Torymidae are a diverse family of chalcid wasps that can be easily recognized by their metallic body color, large hind coxae, and long ovipositor in females. This long ovipositor is used to deposit eggs onto or into their hosts. Torymidae specialize in parasitizing in hosts concealed habitats including attacking both gall-making insects and the eggs of praying mantises. They range in size from roughly 1mm to 7mm in length. Prior to 2017, the family was grouped into two subfamilies, Megastigminae and Toryminae. Molecular systematics suggested instead that the two subfamilies were unrelated and Megastigminae are now recognized as their own family (Jansta et al. 2017 DOI:10.1111/cla.12228). Torymidae now holds ___
Torymidae are biologically extremely diverse and comprise fundamentally different life styles including: endoparasitoids of different gall-inducers on various plants (trees or herbs), parasitoids of praying mantid eggs in their egg cases (Mantodea), and ectoparasitoids of bee larvae living in twigs and stems or of larvae of bark beetles. They have also been found as endoparasitoids of the eggs of true bugs, butterfly pupa, and other __ parasites. Some of these life styles/host types are restricted to a single tribe or closely related tribes whereas some have evolved convergently and are scattered throughout the family.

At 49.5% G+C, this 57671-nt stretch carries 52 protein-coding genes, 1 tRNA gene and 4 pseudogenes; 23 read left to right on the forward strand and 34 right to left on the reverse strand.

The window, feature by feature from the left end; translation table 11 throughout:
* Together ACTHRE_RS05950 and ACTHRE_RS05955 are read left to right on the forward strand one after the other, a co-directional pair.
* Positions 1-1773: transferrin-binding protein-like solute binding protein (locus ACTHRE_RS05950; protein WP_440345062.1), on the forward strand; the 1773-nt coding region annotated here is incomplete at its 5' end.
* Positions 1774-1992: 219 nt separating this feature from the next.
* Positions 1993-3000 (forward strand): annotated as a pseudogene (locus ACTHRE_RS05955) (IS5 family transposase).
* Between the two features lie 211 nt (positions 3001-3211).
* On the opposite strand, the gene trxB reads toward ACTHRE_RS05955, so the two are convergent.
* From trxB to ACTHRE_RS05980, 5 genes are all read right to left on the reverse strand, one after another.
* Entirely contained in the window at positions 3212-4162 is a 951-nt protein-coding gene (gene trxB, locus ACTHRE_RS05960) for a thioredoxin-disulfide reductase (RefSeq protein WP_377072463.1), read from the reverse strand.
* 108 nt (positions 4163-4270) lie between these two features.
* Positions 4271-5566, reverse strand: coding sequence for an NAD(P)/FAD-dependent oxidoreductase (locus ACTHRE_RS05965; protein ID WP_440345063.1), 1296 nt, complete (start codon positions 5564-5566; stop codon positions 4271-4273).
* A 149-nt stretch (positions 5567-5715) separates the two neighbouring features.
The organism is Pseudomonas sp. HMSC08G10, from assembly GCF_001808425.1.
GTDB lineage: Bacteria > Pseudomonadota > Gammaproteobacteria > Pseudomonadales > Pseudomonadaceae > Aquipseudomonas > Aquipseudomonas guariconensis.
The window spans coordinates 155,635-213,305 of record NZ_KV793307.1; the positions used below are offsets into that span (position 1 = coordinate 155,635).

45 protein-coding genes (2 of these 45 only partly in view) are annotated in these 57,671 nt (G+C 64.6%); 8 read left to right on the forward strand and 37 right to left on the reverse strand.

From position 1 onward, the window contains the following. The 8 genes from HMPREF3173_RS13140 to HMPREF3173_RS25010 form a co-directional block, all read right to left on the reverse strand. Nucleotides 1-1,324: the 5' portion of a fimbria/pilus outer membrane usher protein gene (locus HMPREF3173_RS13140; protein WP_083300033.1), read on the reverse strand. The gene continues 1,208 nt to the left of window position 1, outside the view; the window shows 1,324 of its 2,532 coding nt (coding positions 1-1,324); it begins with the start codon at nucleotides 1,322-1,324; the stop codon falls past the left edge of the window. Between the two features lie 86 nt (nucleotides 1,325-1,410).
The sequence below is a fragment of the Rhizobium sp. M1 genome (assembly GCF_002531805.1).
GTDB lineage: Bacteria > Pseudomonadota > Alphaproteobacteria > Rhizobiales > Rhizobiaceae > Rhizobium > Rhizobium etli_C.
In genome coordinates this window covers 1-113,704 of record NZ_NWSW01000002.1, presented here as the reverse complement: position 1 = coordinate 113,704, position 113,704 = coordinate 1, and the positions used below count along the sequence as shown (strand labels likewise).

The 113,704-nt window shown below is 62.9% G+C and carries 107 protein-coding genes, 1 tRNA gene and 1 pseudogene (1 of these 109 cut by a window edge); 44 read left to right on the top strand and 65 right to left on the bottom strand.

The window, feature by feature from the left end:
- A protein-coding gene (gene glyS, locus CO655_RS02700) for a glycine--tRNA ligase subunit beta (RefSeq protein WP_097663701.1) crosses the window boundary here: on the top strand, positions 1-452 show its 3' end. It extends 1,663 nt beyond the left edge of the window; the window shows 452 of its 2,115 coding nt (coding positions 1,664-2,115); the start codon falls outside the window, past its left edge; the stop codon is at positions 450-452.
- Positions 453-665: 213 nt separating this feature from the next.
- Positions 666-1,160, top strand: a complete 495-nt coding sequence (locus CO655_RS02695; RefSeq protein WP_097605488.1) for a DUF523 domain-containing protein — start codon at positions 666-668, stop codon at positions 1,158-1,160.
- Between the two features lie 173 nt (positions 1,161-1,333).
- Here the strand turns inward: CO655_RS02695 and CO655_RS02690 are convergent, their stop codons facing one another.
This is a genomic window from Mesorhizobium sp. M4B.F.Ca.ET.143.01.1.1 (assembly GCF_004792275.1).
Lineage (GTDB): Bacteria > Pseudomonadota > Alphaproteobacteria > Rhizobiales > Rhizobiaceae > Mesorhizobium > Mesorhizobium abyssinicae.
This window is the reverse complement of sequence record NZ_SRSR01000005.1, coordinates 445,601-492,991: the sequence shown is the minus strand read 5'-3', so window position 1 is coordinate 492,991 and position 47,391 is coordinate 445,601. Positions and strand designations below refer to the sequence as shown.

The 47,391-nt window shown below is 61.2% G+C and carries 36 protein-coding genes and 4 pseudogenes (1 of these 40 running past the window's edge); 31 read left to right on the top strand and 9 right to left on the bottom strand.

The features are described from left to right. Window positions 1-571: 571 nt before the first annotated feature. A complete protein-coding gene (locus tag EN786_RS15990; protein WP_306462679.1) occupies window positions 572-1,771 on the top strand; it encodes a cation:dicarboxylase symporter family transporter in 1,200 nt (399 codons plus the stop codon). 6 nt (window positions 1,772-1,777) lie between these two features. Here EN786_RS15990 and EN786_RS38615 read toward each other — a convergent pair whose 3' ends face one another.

The following describes morphology that is useful in identifying a parasitic wasp belonging to the family Torymidae. Their tarsi have 4-5 tarsomeres. Both sexes tend to large hind coxa. Torymidae have bodies with metallic luster and are much longer than 1mm. Females in Torymidae exhibit the most noticeable and easily identifiable body part which is their long ovipositor used for laying eggs.